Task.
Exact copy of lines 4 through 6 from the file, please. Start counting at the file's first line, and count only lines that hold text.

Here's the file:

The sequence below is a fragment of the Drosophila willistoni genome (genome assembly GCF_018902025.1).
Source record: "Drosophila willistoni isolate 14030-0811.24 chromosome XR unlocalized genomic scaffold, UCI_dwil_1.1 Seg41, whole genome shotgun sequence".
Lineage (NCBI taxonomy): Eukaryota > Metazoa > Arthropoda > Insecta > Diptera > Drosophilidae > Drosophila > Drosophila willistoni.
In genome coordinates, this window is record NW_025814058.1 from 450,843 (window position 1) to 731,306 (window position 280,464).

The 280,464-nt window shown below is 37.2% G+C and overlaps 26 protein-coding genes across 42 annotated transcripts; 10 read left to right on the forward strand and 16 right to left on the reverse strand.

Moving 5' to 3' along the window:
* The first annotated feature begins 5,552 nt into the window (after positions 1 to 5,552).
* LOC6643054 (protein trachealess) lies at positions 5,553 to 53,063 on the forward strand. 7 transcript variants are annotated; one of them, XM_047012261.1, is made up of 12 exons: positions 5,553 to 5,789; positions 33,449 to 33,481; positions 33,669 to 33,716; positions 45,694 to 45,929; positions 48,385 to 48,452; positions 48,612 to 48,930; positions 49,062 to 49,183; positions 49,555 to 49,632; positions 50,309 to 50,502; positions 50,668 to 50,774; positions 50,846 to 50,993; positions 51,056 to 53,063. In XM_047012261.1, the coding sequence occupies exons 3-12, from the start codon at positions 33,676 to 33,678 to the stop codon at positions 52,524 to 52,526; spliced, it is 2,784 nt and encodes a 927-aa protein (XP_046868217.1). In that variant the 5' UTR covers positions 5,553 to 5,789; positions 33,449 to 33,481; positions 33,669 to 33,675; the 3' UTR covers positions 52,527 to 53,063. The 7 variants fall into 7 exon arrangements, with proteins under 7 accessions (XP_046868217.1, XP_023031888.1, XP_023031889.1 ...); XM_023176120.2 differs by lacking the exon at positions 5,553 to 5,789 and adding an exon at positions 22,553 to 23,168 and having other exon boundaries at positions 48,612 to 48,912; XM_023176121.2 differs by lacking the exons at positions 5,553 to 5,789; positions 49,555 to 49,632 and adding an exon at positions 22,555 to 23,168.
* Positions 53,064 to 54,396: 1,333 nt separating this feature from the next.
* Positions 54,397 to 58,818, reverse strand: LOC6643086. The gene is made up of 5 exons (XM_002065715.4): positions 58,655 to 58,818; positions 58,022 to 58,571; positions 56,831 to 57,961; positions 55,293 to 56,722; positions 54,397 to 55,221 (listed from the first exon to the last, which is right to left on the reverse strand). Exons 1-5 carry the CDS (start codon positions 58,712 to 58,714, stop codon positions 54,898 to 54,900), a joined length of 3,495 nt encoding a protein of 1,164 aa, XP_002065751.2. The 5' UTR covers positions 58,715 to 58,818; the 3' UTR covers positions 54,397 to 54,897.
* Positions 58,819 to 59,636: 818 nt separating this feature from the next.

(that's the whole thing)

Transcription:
In genome coordinates, this window is record NW_025814058.1 from 450,843 (window position 1) to 731,306 (window position 280,464).

The 280,464-nt window shown below is 37.2% G+C and overlaps 26 protein-coding genes across 42 annotated transcripts; 10 read left to right on the forward strand and 16 right to left on the reverse strand.

Moving 5' to 3' along the window: